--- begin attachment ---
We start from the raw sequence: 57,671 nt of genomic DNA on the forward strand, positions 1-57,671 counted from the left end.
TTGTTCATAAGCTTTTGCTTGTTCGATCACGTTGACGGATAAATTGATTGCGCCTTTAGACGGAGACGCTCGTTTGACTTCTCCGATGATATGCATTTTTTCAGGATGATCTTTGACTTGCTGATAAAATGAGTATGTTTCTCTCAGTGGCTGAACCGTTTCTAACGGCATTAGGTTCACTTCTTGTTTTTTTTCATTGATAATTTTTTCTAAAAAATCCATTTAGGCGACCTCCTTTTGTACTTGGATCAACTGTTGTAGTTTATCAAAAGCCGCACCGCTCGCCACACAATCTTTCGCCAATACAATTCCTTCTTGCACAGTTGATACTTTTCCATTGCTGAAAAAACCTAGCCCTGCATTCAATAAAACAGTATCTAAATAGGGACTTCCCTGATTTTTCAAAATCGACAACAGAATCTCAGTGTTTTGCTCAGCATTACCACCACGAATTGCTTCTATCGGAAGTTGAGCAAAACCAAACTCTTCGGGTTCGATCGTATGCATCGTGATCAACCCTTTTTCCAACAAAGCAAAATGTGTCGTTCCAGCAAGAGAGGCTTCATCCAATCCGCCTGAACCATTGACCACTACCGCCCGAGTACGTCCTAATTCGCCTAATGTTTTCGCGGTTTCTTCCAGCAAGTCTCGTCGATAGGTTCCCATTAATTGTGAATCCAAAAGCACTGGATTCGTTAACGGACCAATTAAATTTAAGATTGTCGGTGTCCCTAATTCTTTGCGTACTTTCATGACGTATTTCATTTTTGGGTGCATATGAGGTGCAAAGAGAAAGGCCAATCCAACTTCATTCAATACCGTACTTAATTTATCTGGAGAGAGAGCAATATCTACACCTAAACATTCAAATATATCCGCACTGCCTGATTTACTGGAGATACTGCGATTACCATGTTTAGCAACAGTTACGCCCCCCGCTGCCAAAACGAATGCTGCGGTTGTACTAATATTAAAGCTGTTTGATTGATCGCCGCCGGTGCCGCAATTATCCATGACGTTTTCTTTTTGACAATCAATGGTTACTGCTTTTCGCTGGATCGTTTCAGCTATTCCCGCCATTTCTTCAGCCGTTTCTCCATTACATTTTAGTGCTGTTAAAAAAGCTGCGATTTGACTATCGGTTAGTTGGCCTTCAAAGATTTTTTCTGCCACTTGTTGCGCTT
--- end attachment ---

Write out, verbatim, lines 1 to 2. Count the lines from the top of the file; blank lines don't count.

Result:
We start from the raw sequence: 57,671 nt of genomic DNA on the forward strand, positions 1-57,671 counted from the left end.
TTGTTCATAAGCTTTTGCTTGTTCGATCACGTTGACGGATAAATTGATTGCGCCTTTAGACGGAGACGCTCGTTTGACTTCTCCGATGATATGCATTTTTTCAGGATGATCTTTGACTTGCTGATAAAATGAGTATGTTTCTCTCAGTGGCTGAACCGTTTCTAACGGCATTAGGTTCACTTCTTGTTTTTTTTCATTGATAATTTTTTCTAAAAAATCCATTTAGGCGACCTCCTTTTGTACTTGGATCAACTGTTGTAGTTTATCAAAAGCCGCACCGCTCGCCACACAATCTTTCGCCAATACAATTCCTTCTTGCACAGTTGATACTTTTCCATTGCTGAAAAAACCTAGCCCTGCATTCAATAAAACAGTATCTAAATAGGGACTTCCCTGATTTTTCAAAATCGACAACAGAATCTCAGTGTTTTGCTCAGCATTACCACCACGAATTGCTTCTATCGGAAGTTGAGCAAAACCAAACTCTTCGGGTTCGATCGTATGCATCGTGATCAACCCTTTTTCCAACAAAGCAAAATGTGTCGTTCCAGCAAGAGAGGCTTCATCCAATCCGCCTGAACCATTGACCACTACCGCCCGAGTACGTCCTAATTCGCCTAATGTTTTCGCGGTTTCTTCCAGCAAGTCTCGTCGATAGGTTCCCATTAATTGTGAATCCAAAAGCACTGGATTCGTTAACGGACCAATTAAATTTAAGATTGTCGGTGTCCCTAATTCTTTGCGTACTTTCATGACGTATTTCATTTTTGGGTGCATATGAGGTGCAAAGAGAAAGGCCAATCCAACTTCATTCAATACCGTACTTAATTTATCTGGAGAGAGAGCAATATCTACACCTAAACATTCAAATATATCCGCACTGCCTGATTTACTGGAGATACTGCGATTACCATGTTTAGCAACAGTTACGCCCCCCGCTGCCAAAACGAATGCTGCGGTTGTACTAATATTAAAGCTGTTTGATTGATCGCCGCCGGTGCCGCAATTATCCATGACGTTTTCTTTTTGACAATCAATGGTTACTGCTTTTCGCTGGATCGTTTCAGCTATTCCCGCCATTTCTTCAGCCGTTTCTCCATTACATTTTAGTGCTGTTAAAAAAGCTGCGATTTGACTATCGGTTAGTTGGCCTTCAAAGATTTTTTCTGCCACTTGTTGCGCTT